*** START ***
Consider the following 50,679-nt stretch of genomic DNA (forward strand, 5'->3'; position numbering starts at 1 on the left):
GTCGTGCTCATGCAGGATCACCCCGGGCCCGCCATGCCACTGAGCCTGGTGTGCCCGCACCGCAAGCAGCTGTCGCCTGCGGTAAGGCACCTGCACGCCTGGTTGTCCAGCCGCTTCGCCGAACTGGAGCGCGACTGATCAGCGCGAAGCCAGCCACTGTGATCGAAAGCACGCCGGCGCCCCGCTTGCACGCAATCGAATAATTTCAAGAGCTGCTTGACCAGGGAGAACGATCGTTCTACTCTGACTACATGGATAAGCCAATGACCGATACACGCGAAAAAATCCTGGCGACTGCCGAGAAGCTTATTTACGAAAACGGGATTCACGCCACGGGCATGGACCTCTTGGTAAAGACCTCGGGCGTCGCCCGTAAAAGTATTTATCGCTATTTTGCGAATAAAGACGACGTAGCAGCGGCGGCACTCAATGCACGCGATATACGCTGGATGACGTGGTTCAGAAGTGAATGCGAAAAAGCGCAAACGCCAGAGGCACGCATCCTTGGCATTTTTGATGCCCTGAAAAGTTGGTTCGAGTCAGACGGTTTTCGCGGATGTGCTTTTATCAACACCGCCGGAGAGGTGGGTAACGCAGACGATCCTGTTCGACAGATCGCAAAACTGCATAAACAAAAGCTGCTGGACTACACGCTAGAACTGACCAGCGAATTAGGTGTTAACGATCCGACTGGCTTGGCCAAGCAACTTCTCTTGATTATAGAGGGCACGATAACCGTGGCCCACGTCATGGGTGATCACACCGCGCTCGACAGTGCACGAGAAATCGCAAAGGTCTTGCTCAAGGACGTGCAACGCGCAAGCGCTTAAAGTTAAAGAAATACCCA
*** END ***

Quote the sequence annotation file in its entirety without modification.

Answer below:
Consider the following 50,679-nt stretch of genomic DNA (forward strand, 5'->3'; position numbering starts at 1 on the left):
GTCGTGCTCATGCAGGATCACCCCGGGCCCGCCATGCCACTGAGCCTGGTGTGCCCGCACCGCAAGCAGCTGTCGCCTGCGGTAAGGCACCTGCACGCCTGGTTGTCCAGCCGCTTCGCCGAACTGGAGCGCGACTGATCAGCGCGAAGCCAGCCACTGTGATCGAAAGCACGCCGGCGCCCCGCTTGCACGCAATCGAATAATTTCAAGAGCTGCTTGACCAGGGAGAACGATCGTTCTACTCTGACTACATGGATAAGCCAATGACCGATACACGCGAAAAAATCCTGGCGACTGCCGAGAAGCTTATTTACGAAAACGGGATTCACGCCACGGGCATGGACCTCTTGGTAAAGACCTCGGGCGTCGCCCGTAAAAGTATTTATCGCTATTTTGCGAATAAAGACGACGTAGCAGCGGCGGCACTCAATGCACGCGATATACGCTGGATGACGTGGTTCAGAAGTGAATGCGAAAAAGCGCAAACGCCAGAGGCACGCATCCTTGGCATTTTTGATGCCCTGAAAAGTTGGTTCGAGTCAGACGGTTTTCGCGGATGTGCTTTTATCAACACCGCCGGAGAGGTGGGTAACGCAGACGATCCTGTTCGACAGATCGCAAAACTGCATAAACAAAAGCTGCTGGACTACACGCTAGAACTGACCAGCGAATTAGGTGTTAACGATCCGACTGGCTTGGCCAAGCAACTTCTCTTGATTATAGAGGGCACGATAACCGTGGCCCACGTCATGGGTGATCACACCGCGCTCGACAGTGCACGAGAAATCGCAAAGGTCTTGCTCAAGGACGTGCAACGCGCAAGCGCTTAAAGTTAAAGAAATACCCA